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This is, by far, one of the most essential drills for your golf swing development. To throw the club well is a liberating experience! Here we catch Munashe up with how important the exercise is not only in the movement pattern but also in the realization that the side vision is viciously trying to get you to make sure you don’t throw the golf club in the wrong direction. Which, in essence, is the wrong direction to start with!

This drill is also a cure for your weight shift problems and clearing your body issues during the swing which makes this an awesome all-around golf swing drill beauty! Stay with us as we take you through, step by step, how this excellent drill of discovery will set you straight; pardon the pun!

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Confessions of a hacker: Chipping yips and equipment fixes

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There’s a saying in golf that, paraphrasing here, it’s the person holding the weapon, not the weapon. Basically, if you hit a bad shot, it’s almost certain that it was your fault, not the fault of the golf club. It has a better design than your swing. And while that truism is often correct, it ain’t necessarily so.

For example, if I were to try to hit one of those long drive drivers, I’d probably mis-hit it so badly that the ball might not be findable. That stick is way too long, stiff, and heavy for me. Similarly, if I were to use one of those senior flex drivers, I’d probably hit it badly, because it would be too floppy for my swing. It’s clear that there are arrows that this Indian can’t shoot well. Maybe a pro could adapt to whatever club you put in his hand, but there’s no reason he would accept less than a perfect fit. And there’s little reason why any amateur ought to accept less than a good fit.

I was never a competitive athlete, although I’m a competitive person. My path led a different direction, and as my medical career reached its mature years, I was introduced to our wonderful and frustrating game.

Being one who hates playing poorly, I immediately sought instruction. After fifteen years, multiple instructors, a wallet full of videos, and a wall full of clubs, I am finally learning how to do one particularly vexing part of the game reasonable well. I can chip! But as you may have guessed, the largest part of this journey has to do with the arrow, not the Indian.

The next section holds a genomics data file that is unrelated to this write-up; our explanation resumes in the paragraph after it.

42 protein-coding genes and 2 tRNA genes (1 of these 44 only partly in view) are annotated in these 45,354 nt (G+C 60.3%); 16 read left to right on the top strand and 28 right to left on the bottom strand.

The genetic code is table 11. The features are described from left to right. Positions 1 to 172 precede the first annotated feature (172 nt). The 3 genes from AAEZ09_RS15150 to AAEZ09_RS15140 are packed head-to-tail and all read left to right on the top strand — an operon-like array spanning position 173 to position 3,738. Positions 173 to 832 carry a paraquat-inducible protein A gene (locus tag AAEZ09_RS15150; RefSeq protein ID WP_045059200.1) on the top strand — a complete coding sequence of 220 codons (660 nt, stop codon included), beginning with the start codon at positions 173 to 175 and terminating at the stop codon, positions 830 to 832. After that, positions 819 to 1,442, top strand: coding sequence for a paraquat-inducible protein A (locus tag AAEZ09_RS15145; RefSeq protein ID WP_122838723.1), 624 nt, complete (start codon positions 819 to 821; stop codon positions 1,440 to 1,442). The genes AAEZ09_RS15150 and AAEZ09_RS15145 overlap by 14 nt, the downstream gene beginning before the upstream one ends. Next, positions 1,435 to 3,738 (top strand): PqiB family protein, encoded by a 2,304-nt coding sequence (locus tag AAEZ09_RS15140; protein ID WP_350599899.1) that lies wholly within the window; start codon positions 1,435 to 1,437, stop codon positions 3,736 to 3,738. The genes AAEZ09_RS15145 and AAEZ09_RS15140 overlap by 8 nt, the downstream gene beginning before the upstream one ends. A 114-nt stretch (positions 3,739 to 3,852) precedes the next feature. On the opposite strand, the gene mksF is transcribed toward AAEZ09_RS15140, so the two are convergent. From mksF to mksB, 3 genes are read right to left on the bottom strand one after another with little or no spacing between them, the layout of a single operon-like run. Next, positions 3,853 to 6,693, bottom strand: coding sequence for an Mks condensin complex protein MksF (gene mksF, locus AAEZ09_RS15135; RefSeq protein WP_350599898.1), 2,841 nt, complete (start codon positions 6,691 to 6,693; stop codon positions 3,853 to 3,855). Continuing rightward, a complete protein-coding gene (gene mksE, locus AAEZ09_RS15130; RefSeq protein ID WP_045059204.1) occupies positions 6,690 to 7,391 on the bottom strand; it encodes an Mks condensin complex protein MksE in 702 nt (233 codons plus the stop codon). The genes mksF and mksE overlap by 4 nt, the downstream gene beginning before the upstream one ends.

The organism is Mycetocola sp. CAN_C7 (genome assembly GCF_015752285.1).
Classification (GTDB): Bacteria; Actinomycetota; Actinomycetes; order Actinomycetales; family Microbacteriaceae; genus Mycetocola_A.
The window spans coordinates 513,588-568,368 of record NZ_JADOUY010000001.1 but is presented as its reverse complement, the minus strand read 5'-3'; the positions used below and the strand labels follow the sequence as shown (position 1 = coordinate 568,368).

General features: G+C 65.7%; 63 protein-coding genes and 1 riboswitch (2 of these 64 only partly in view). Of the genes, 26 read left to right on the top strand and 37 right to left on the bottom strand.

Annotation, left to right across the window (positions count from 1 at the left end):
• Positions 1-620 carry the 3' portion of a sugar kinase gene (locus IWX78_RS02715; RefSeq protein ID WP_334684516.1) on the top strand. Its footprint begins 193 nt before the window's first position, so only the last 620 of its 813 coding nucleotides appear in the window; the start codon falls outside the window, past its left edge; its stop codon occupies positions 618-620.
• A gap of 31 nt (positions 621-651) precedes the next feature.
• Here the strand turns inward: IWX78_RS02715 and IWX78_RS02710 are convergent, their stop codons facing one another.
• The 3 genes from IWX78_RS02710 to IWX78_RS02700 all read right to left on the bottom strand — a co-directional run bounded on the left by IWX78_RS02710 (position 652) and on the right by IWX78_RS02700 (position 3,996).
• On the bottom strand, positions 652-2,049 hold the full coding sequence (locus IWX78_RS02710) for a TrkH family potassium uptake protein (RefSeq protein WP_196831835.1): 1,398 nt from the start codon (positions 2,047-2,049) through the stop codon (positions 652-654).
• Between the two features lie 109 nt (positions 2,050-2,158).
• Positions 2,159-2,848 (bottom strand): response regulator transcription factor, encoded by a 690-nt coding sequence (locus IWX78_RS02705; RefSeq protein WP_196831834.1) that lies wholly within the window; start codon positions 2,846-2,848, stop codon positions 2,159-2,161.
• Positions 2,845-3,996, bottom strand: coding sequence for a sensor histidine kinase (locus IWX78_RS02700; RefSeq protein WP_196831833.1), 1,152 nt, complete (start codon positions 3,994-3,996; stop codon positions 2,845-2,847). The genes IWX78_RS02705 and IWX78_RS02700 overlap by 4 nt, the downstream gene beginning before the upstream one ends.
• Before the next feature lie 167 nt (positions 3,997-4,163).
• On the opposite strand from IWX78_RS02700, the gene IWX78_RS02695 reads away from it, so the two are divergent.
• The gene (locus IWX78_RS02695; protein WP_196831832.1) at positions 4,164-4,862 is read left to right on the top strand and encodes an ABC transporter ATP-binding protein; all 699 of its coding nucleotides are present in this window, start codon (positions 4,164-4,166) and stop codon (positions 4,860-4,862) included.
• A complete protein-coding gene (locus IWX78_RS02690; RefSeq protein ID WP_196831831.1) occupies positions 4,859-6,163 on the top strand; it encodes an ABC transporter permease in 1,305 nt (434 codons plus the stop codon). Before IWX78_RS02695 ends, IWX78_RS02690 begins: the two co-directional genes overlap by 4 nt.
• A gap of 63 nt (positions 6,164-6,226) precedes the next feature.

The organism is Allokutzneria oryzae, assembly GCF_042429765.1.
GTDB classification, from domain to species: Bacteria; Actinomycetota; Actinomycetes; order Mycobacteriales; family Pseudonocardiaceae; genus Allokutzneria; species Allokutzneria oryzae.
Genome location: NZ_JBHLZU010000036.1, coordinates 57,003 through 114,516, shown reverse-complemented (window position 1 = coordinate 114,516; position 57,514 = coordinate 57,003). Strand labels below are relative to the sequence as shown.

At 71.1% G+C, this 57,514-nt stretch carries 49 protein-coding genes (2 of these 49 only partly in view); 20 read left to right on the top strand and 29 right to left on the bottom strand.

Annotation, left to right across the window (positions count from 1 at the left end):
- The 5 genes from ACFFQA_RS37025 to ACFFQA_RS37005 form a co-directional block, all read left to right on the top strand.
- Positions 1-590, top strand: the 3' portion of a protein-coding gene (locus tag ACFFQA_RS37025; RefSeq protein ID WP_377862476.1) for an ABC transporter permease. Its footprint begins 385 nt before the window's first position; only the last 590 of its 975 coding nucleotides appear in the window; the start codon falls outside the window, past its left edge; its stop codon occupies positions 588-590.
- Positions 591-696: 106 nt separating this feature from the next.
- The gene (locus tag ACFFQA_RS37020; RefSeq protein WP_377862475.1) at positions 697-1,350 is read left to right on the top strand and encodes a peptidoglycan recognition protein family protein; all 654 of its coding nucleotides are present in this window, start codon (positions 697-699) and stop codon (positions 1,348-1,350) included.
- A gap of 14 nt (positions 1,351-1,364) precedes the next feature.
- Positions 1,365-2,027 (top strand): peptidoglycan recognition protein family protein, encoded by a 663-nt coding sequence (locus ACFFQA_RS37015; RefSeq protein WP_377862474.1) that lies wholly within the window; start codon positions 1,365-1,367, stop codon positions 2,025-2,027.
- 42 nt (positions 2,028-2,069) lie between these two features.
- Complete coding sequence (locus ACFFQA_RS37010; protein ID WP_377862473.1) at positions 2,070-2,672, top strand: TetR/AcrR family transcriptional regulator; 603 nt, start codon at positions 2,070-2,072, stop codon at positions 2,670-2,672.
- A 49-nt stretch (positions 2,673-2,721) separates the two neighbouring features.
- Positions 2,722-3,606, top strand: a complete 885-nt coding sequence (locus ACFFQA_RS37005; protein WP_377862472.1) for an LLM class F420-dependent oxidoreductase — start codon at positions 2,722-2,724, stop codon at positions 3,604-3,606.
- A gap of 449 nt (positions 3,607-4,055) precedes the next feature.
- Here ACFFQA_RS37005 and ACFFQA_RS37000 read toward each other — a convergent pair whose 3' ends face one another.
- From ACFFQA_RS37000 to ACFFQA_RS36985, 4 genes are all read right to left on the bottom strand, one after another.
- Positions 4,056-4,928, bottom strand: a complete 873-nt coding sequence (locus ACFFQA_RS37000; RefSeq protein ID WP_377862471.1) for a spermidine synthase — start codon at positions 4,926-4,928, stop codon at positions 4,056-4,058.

We may immediately dismiss the golf shaft as a significant issue since chipping generally involves a low-speed movement. And as long as the grip is a reasonable fit for the hands, it’s not a big deal either. The rubber meets the road at the clubhead.

Manufacturers have worked hard to get the best ball spin out of the grooves. Their shape is precisely milled, and then smaller grooves and roughness are added to the exact maximum allowed under the rules. Various weighting schemes have been tried, with some success in tailoring wedges to players. And some manufacturers market the “newest” designs to make it impossible to screw up wedge shots. And yet, nothing seemed to solve my yips.

So I went on a mission. I studied all sorts of chipping techniques. Some advocate placing the ball far back to strike a descending blow. Others place it near the center of the stance. The swing must have no wrist hinge. The swing must have a hinge that is held. It should be a short swing. It should be a long swing. The face should be square. The face should be open. There should be a “pop.” There should be no power added.

If you are confused, join my club. So I went on a different mission. I started looking at sole construction. Ever since Gene Sarazen popularized a sole with bounce for use in the sand, manufacturers have been creating massive numbers of “different” sand wedges. They have one thing in common. They are generally all built to 55 or 56-degrees of loft.

The basic design feature of the sand wedge is that the sole extends down and aft from the leading edge at some angle. This generally ranges from 6 to 18-degrees. Its purpose is to allow the wedge to dig into the sand, but not too far. As the club goes down into the sand, the “bounce” pushes it back up.

 

One problem with having a lot of bounce on the wedge is that it can’t be opened up to allow certain specialty shots or have a higher effective loft. When the player does that, the leading edge lifts, resulting in thin shots. So manufacturers do various things to make the wedge more versatile, typically by removing bounce in the heel area.

At my last count, I have eight 56-degree wedges in my collection. Each one was thought to be a solution to my yips. Yet, until I listened to an interview with Dave Edel, I had almost no real understanding of why I was laying sod over a lot of my chips. Since gardening did not reduce my scores, I had to find another solution.

My first step was to look at the effective loft of a wedge in various ball positions. (Pictures were shot with the butt of the club at the left hip, in a recommended forward lean position. Since the protractor is not exactly lined up with the face, the angles are approximate.)